Short sellers buy high and sell low -- the flipflop of the old Wall Street adage. Let's say Biogamblers Tech is trading at $50 a share, but you think its headed for a fall. To sell BT short, you must borrow 100 shares from your broker. You now have a ``short position.''
A month later, BT reports a big drop in sales. Its stock tumbles to $40 and you decide to pay off your loan or ``cover'' your short position. You now buy 100 shares of BT at $40 and hand them over to your broker. Your profit: $10 per share minus transaction costs.
But suppose BT creates a bug that eats nuclear waste and its stock shoots to $90. Now you're in the hole. If you cover your position, you've lost $40 per share plus transaction costs. If you decide to wait, hoping it will fall, you still must ante up cash or stock for your broker.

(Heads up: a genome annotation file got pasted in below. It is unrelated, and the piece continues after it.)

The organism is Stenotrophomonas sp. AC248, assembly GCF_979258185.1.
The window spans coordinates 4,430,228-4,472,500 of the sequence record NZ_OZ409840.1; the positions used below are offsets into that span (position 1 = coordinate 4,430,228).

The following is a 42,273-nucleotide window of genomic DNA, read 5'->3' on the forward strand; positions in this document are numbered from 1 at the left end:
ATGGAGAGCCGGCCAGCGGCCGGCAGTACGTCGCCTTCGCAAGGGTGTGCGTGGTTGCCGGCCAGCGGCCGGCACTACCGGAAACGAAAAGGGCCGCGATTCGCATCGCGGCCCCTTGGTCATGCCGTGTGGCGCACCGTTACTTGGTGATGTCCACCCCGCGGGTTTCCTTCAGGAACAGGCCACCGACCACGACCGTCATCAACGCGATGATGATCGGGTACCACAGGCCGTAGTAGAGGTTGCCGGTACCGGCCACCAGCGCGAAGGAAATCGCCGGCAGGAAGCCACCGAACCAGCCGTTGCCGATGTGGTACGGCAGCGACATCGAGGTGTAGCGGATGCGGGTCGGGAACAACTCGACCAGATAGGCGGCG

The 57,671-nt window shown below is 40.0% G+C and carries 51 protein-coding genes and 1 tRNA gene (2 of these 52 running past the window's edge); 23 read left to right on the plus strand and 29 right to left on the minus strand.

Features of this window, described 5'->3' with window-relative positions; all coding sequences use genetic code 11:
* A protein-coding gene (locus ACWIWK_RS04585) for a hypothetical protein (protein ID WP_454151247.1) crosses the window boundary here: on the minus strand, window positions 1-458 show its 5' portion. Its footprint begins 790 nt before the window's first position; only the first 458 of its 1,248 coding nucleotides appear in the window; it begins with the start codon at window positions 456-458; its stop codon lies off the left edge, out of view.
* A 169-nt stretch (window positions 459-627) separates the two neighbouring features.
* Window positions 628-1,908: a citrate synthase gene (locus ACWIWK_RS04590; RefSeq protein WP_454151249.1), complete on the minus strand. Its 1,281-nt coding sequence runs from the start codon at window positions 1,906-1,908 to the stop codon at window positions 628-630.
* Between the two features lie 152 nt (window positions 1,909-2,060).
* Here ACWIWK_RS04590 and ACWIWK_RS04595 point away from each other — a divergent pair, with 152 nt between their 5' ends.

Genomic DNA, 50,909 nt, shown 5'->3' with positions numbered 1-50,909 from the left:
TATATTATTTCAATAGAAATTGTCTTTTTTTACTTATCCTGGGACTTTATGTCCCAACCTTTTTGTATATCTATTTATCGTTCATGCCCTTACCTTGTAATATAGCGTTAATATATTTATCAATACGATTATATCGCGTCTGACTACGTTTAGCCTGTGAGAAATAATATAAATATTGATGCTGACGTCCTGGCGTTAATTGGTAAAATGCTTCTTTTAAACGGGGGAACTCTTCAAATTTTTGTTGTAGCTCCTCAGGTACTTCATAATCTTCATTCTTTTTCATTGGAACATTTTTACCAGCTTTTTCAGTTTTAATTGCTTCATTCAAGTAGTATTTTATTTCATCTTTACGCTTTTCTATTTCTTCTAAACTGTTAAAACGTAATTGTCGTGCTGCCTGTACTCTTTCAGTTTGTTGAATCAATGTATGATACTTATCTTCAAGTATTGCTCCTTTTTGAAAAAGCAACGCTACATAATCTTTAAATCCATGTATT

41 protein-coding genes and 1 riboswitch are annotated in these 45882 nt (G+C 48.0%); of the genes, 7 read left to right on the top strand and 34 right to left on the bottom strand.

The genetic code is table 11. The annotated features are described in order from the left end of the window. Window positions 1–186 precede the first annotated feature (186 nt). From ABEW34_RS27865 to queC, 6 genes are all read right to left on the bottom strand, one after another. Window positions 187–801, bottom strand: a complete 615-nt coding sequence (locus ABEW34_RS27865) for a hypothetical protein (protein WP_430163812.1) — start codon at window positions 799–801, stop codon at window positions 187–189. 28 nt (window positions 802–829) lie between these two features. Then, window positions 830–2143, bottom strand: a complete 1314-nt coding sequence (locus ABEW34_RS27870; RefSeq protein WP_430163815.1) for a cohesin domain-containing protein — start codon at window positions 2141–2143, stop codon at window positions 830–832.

When you borrowed the 100 shares at $50, you had to put up $2,500 in cash or securities -- 50 percent of the loan -- as collateral. The stock exchange requires that upfront money must stay above 30 percent of the market value of BT (or $5 whichever is more). Since your 100 shares of BT stock are now worth $90 each, you must put in another $200 to boost your collateral to $2,700.
Another short sale rule is that you can't take a short position while a stock is falling (over-the-counter stocks are excluded from this rule). You must wait until an ``uptick,'' or a rise of one-eighth of a point.
Short selling is risky. When you buy a stock, go ``long,'' the most you can lose is total price of the stock. But when you short, your losses are theoretically unlimited. Of course, short sellers often use stop-loss orders to limit their losses. -- D. C. S.